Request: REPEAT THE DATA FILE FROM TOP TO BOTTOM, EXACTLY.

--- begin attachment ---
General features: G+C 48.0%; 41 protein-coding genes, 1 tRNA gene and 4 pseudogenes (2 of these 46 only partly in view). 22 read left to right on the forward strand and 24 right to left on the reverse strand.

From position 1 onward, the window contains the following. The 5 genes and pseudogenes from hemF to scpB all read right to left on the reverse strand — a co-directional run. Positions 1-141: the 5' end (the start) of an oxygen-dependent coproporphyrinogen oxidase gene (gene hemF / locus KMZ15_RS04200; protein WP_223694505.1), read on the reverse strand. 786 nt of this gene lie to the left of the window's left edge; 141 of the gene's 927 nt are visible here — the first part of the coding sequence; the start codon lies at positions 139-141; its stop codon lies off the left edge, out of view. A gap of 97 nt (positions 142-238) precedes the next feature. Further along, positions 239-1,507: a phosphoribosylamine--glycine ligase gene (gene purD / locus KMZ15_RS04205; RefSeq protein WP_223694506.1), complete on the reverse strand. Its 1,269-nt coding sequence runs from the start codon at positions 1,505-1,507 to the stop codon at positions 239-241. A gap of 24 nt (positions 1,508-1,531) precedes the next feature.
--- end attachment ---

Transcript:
General features: G+C 48.0%; 41 protein-coding genes, 1 tRNA gene and 4 pseudogenes (2 of these 46 only partly in view). 22 read left to right on the forward strand and 24 right to left on the reverse strand.

From position 1 onward, the window contains the following. The 5 genes and pseudogenes from hemF to scpB all read right to left on the reverse strand — a co-directional run. Positions 1-141: the 5' end (the start) of an oxygen-dependent coproporphyrinogen oxidase gene (gene hemF / locus KMZ15_RS04200; protein WP_223694505.1), read on the reverse strand. 786 nt of this gene lie to the left of the window's left edge; 141 of the gene's 927 nt are visible here — the first part of the coding sequence; the start codon lies at positions 139-141; its stop codon lies off the left edge, out of view. A gap of 97 nt (positions 142-238) precedes the next feature. Further along, positions 239-1,507: a phosphoribosylamine--glycine ligase gene (gene purD / locus KMZ15_RS04205; RefSeq protein WP_223694506.1), complete on the reverse strand. Its 1,269-nt coding sequence runs from the start codon at positions 1,505-1,507 to the stop codon at positions 239-241. A gap of 24 nt (positions 1,508-1,531) precedes the next feature.